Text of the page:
The Albanian health system, the impossible survival

By Professor MENTOR PETRELA Albania spends 70 Euro per capita on health With a mere 3 per cent of the GDP it is nigh on impossible for the health system to survive. In other words to enjoy sound health there

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EU Divided as Russia Rises

By Janusz Bugajski Portuguese Foreign Minister Luis Amado has contrasted EU disunity on the question of Kosova with the stance of the U.S. and Russia. While Washington and Moscow have clear positions “an EU position simply does not exist” thus

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Eliminate cash, not transparency

By Blerta Hoxha Two years ago, the government decided to introduce a new and apparently emancipating practice regarding the relation between state institutions and employees of the public administration. A decision taken by the administration stated that from now onwards

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Kosova Albanians have decided to join Brussels, not Tirana, says Berisha

NEW YORK, Oct. 4 – Following is the speech of the Albanian Prime Minister Sali Berisha held at the United Nations’ General Assembly 62nd session Sep. 28. As a representative of a country that suffered one of the most totalitarian

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Power Struggle Keeps Albanian Socialists Divided

By Urim Bajrami After a hot summer, during which the Socialist leader, Edi Rama, refused to back his predecessor, Fatos Nano, in his failed bid for Albania’s presidency, the country’s main opposition party now appears to be heading for an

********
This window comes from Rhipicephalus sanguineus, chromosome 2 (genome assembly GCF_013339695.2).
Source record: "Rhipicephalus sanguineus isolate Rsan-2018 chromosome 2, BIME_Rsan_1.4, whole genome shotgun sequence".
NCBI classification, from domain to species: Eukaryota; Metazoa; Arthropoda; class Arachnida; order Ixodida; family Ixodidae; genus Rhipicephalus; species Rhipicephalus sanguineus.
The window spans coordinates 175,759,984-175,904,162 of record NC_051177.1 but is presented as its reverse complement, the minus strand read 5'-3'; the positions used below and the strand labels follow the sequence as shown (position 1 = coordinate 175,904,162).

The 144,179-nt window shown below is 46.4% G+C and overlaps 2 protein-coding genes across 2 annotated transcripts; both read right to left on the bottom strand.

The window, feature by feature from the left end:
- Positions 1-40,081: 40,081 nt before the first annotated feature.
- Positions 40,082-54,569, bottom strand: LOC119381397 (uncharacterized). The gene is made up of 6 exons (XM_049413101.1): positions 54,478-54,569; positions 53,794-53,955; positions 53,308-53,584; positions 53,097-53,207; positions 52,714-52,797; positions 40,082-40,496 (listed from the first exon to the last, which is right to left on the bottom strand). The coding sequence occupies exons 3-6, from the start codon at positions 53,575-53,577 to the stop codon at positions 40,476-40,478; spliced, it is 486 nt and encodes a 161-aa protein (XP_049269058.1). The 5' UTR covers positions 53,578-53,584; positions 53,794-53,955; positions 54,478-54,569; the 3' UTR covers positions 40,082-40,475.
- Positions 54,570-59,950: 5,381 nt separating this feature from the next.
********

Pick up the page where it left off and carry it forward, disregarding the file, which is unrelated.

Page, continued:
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Albania and BSEC

By Agim Pasholli Soon after the fall of the Berlin wall, Europe was facing a delicate situation, with drastic geopolitical changes, occurred mainly due to the collapse of the Soviet block and of the communism (in general) as a political

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History! History for all!

By Maklen Misha* It is often said that history is written by the victors, but what happens when there is no winner? This is the question Albania has been grappling with since the end of the Communist regime. It would

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European integration and journalism, the Spanish experience

By Alba ȥla Speaking to a group of Albanian journalists gathered at a training hall of the Albanian Media Institute, Xavier Vidal-Folch, Deputy Editor in Chief of “El Pais”, the leading daily in Spain was at ease. His knowledge and

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Invest in Albania 2007: opportunity or paradox?

By Alba ȥla The 2nd Albania Business and Investment Summit kicked off today at the luxurious ambiances of Hotel Sheraton in Tirana. Serious companies with representatives in smart suits and black suitcases filled air-conditioned halls where video projected presentations gave